This post includes spoilers for Watchmen episode 3.
The Keene Act was a key element of the original Watchmen comic’s political worldbuilding, banning masked vigilantes in 1977—a familiar concept if you’ve read or watched Marvel’s Civil War. The name “Keene” may have been a reference to President Nixon’s advisor David Keene, but since he never directly appears in the comic, the HBO show rewrote him as Republican Senator Joe Keene, whose son plays a key role in episode 3.
Joe Keene Jr. (James Wolk) is a charming young Oklahoma senator who hopes to unseat President Robert Redford in the next election. Along with his family history in opposing vigilantism, he’s a friend of Chief Judd Crawford, whose wife was his campaign manager. And as we learned from this week’s episode (and supplementary documents on HBO’s Peteypedia site), that backstory is pretty complicated, including ties to the KKK.
What was Watchmen’s Keene Act?
The first wave of 1940s superheroes were popular figures, but by the era of Nite Owl and the Comedian in the 1970s, masked crime-fighting was more controversial – especially among cops, who saw vigilantes encroaching on their territory. In 1977, a police strike led the Nixon administration to deliver the Keene Act. (This strike gets a shout-out in episode 3, when FBI agent Dale Petey mentions it was his thesis topic.) Costumed vigilantism was outlawed, and while Dr. Manhattan and the Comedian chose to work publicly as government-sanctioned superheroes, most of the others retired. Rorschach was the big exception, continuing to break the law as a vigilante.
The comic ends in 1985, but an FBI memo reveals that Laurie Blake (aka Silk Spectre) was arrested alongside Nite Owl for breaking the Keene Act in 1995. This is an intriguing detail because by 2019, Laurie Blake is a senior agent in the FBI’s anti-vigilante taskforce. Nite Owl seemingly remained in federal custody while Blake decided to cooperate with the authorities, and now holds a cynical view of costumed adventurers.
Joe Keene Jr. and the Defense of Police Act
Blake’s backstory adds an extra layer of meaning to her meeting with Joe Keene Jr. in episode 3, where he personally asks her to investigate Chief Crawford’s murder. We now know that Joe Jr. spearheaded the Defense of Police Act (DOPA), another law designed to protect police jobs—and by extension, curry favor with police unions as a Republican candidate. While the Keene Act got rid of costumed crime-fighters, DOPA requires police to wear masks. This ostensibly protects cops from reprisals, but judging by what we’ve seen, it exacerbated police brutality in Tulsa. Keene also mentions that other cities want to adopt DOPA, namechecking New Orleans and Atlanta, two cities where the majority of residents are black. It’s not hard to connect the dots here.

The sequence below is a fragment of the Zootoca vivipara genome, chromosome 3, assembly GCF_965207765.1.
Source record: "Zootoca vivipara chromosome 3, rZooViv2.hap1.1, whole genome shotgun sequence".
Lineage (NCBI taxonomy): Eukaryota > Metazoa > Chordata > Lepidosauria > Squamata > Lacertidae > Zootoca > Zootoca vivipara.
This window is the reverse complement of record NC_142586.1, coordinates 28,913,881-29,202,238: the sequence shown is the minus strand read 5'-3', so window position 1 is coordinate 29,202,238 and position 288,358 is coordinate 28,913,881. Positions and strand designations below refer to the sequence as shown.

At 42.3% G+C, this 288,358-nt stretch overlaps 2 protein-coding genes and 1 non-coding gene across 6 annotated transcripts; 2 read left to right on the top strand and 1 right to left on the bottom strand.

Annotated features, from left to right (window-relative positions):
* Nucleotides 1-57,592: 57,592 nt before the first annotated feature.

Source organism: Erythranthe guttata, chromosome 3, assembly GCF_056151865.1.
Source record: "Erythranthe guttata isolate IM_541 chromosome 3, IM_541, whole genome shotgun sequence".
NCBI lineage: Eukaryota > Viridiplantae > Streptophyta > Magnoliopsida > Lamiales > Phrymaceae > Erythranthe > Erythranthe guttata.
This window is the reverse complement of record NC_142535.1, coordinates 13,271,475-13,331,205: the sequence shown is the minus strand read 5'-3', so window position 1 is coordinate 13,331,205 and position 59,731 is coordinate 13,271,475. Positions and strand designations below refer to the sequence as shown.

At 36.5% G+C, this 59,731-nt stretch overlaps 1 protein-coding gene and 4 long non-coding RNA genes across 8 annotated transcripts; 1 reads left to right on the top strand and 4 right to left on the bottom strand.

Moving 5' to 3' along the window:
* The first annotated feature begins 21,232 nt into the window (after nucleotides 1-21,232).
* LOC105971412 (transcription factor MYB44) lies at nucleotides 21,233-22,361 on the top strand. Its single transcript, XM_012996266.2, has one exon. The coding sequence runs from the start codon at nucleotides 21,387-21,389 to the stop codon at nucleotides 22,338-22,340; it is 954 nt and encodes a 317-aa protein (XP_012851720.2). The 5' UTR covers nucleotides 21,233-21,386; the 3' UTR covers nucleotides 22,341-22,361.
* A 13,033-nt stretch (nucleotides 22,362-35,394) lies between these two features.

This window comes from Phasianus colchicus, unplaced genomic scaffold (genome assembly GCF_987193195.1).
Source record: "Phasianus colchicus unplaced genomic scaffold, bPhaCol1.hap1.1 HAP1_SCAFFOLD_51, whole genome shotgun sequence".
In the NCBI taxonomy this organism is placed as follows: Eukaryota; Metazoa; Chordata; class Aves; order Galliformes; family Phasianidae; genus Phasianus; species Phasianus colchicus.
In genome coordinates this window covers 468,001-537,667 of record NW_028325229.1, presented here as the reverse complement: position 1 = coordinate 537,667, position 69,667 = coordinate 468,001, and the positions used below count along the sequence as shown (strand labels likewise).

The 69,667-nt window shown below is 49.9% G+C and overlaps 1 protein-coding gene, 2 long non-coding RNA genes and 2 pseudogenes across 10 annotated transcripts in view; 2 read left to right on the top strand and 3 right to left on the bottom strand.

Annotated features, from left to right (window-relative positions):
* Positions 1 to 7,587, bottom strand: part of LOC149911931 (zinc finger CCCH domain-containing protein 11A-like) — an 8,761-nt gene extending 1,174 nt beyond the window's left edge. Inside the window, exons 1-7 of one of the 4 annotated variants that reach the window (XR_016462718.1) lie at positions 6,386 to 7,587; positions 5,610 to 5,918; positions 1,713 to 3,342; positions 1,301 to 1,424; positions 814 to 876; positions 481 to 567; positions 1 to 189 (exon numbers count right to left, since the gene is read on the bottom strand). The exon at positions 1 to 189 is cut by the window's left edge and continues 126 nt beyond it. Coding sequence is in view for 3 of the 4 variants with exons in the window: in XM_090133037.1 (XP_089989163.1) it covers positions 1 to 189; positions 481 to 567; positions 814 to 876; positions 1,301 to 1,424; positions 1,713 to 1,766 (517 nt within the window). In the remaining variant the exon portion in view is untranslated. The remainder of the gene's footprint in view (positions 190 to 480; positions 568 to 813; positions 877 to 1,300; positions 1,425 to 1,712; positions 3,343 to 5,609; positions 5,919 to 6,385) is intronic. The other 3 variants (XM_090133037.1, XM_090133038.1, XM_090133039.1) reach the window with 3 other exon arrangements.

DOPA put Joe Jr. in the crosshairs of the Seventh Kavalry, who tried to assassinate him during Chief Crawford’s funeral. (Although he quickly turned this into a photo opportunity.) In turn, the Seventh Kavalry was inspired by Rorschach, the original enemy of the Keene Act. We still don’t know much about the Kavalry, but one thing I keep coming back to here Chief Crawford’s Klan robe, which got a little backstory of its own this week.
Episode 3’s Peteypedia file includes a letter to Sheriff Crawford (presumably Judd’s father) from J. David Keene (presumably Joe Jr.’s grandfather), dated 1955. It refers to the painting in episode 2, explaining that it’s a reproduction of an earlier painting that artist George Catlin sold to cover his debts. I already explored Catlin’s historical significance last week, but this letter puts a new spin on the story.
Transparently racist, Keene refers to the idea of America being “granted” to white colonists by God, calling Native Americans “our savage enemies.” He describes Catlin’s lost paintings as a parable about protecting your legacy, adding that he’s leaving the painting in Crawford’s “custody” as “a totem of the responsibility that you inherited last night.” Since he also mentions “our order,” we can guess the painting is passed down through the leaders of the local Klan chapter. Keene signs the letter “Akia” (“A Klansman I Am”), along with a symbol that vaguely resembles the Klan’s four-pointed cross, an Illuminati eye, or possibly the squid’s eye from the finale of the Watchmen comic.
This feels pretty different from the “masked police vs racist rednecks” concept Watchmen initially introduced in episode 1. The Kavalry and the Tulsa police may be opponents, but this isn’t an “enemy of my enemy is my friend” situation. Under the protection of their masks, the Tulsa PD are beating people up and interrogating them in secret detention centers. We also know that Tulsa’s Chief of Police and Senator Keene have close family ties to the KKK, with Chief Crawford literally keeping a Klan robe in his bedroom. If Joe Jr. wins the presidential election—a young, charismatic senator against a controversial 83-year-old—then the new president will be the direct descendant of a devoted Klan leader.